Friday 17 January 2020

Sheedy ends the decade as he started it: as a Tipp legend

OUR DAY: The Tipperary management (l-r) Daragh Egan, manager Liam Sheedy, Eamon O’Shea and Tommy Dunne. Pic: Sportsfile
OUR DAY: The Tipperary management (l-r) Daragh Egan, manager Liam Sheedy, Eamon O’Shea and Tommy Dunne. Pic: Sportsfile

"AND what do we say about this next man?" asked Séamus Callanan at the pivotal moment of his All-Ireland winning speech.

And how the Tipperary masses lapped it up. The roar of acclamation was deafening.

That next man was Liam Sheedy. His fingerprints were all over yesterday's Liam MacCarthy resurrection, even more so than the myriad heroes in blue-and-gold who had ultimately feasted on 14-man Kilkenny.

And so this roller-coaster decade of hurling - one that started with Sheedy masterminding one of Tipp's sweetest All-Irelands and, of course, the death of the five-in-a-row - has culminated in another redemptive triumph.

Kilkenny may have won four titles in the same decade, but Tipperary's accumulation of three sounds just about right, confirming that no team has come closer to knocking Brian Cody off his perch.

BEATEN: Kilkenny ’keeper Eoin Murphy. Pic: Sportsfile
BEATEN: Kilkenny ’keeper Eoin Murphy. Pic: Sportsfile

And no manager has done more to cause such discomfort for the legendary supremo.

Remember how close Sheedy came to toppling Kilkenny in that epochal 2009 decider. Remember how, under his expert guidance, Lar Corbett & Co ripped apart Kilkenny's Drive for Five a year later.

And then, just like that, Sheedy was gone.

It would take another eight years - primarily of frustration and under-achievement, briefly broken by that beguiling triumph in 2016 - for Sheedy to return to the coalface at Dr Morris Park.

It's worth reminding ourselves exactly where Tipperary were when their prodigal commander answered the call.

The county had endured five championship games without a solitary victory, starting with Joe Canning's wonder point to end their reign in the 2017 semi-final, and then followed by the horrors of last year's Munster round-robin.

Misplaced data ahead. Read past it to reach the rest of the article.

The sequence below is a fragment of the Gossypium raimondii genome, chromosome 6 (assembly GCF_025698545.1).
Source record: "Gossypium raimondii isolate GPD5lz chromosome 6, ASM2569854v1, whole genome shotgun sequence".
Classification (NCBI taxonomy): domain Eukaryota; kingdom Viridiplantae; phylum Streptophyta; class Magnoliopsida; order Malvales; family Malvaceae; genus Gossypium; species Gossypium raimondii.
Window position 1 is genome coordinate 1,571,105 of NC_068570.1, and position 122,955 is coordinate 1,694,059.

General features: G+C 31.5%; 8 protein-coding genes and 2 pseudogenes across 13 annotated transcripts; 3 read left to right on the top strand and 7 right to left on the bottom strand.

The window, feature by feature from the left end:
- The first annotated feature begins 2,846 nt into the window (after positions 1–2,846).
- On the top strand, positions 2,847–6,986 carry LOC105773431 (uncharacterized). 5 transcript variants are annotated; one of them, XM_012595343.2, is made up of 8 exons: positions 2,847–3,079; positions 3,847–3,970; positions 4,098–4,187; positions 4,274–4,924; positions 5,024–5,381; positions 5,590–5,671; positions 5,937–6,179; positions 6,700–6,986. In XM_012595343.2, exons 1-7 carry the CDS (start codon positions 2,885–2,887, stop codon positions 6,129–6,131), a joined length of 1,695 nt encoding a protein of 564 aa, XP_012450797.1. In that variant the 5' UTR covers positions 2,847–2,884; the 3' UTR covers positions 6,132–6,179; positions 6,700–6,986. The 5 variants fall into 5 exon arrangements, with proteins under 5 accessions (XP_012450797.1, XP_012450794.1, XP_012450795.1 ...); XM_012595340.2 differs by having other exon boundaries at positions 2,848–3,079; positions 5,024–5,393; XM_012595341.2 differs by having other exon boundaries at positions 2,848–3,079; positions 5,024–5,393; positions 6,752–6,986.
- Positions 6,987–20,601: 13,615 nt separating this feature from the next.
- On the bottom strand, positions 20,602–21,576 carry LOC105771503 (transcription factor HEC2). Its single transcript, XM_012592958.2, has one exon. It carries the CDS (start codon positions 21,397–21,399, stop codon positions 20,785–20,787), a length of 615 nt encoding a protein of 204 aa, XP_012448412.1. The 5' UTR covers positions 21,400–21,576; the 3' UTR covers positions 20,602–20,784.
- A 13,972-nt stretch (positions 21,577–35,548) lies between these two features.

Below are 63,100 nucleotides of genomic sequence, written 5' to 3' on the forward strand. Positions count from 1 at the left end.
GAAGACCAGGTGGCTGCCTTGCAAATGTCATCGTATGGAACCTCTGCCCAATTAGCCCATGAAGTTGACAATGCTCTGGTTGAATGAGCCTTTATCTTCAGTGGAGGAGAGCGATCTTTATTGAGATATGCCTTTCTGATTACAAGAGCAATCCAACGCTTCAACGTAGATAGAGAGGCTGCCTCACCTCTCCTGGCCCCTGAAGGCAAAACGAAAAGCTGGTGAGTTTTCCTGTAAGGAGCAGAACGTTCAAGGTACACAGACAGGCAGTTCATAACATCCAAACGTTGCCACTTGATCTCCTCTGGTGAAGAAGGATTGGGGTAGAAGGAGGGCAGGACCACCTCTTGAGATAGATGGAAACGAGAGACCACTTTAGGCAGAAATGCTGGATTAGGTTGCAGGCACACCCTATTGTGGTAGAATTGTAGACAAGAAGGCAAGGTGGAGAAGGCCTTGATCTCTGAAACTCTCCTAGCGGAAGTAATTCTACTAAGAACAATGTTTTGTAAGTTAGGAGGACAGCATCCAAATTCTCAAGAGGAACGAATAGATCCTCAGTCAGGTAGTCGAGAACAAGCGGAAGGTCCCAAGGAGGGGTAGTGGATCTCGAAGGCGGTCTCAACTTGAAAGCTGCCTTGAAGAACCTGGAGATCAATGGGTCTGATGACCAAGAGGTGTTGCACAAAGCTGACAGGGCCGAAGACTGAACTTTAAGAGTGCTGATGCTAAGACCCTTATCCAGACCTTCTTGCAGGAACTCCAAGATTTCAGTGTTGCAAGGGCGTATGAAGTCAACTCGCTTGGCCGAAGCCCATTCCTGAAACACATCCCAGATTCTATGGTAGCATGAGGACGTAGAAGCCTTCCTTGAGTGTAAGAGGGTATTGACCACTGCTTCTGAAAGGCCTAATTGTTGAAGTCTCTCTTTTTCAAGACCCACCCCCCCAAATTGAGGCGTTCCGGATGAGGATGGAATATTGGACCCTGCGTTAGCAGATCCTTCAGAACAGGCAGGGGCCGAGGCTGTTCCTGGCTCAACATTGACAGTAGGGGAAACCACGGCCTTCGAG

Four games, two draws, two defeats - and elimination before the middle of June. Throw in back-to-back league final implosions (against Galway in 2017, Kilkenny in 2018) and people were starting to question almost everything about this gifted Tipperary group.

Exit Michael Ryan, his crowning glory a fast-fading memory.

But then, as Anthony Daly remarked on The Sunday Game yesterday: "As soon as the name Liam Sheedy was mentioned, for the Tipperary county board it was a no-brainer."

Speed bumps

The league offered little tangible clue about where this journey was heading, and it's safe to say there have been speed bumps along the way.

No one was talking up Tipp's prospects after they lost a league quarter-final at home to Dublin.

Even fewer were predicting yesterday's outcome after their humbling 12-point defeat at the hands of Limerick in the Munster final.

That (non) performance reopened all the old doubts, erasing the promising portents of their maximum points march through the round-robin stages.

It would be the second half of the semi-final before faith was restored in this group. That was the day 14 men withstood all manner of setbacks - and a five-point deficit - to overcome Wexford. And maybe overcome some of their own doubts too.

Yet central to it all has been Sheedy; and the management team he has built around him, with Tommy Dunne, Darragh Egan subsequently joined by another blast from the past, former boss Eamon O'Shea, as part of the coaching ticket.

As Callanan enthused from the Hogan steps: "The platform ye put on for us, the backroom team ye put together - everything was laid on for us. We could not have wanted for more.

"And thanks so much, Liam, for your dedication, your energy and everything else you've given to the Tipperary jersey."

A legend once more.

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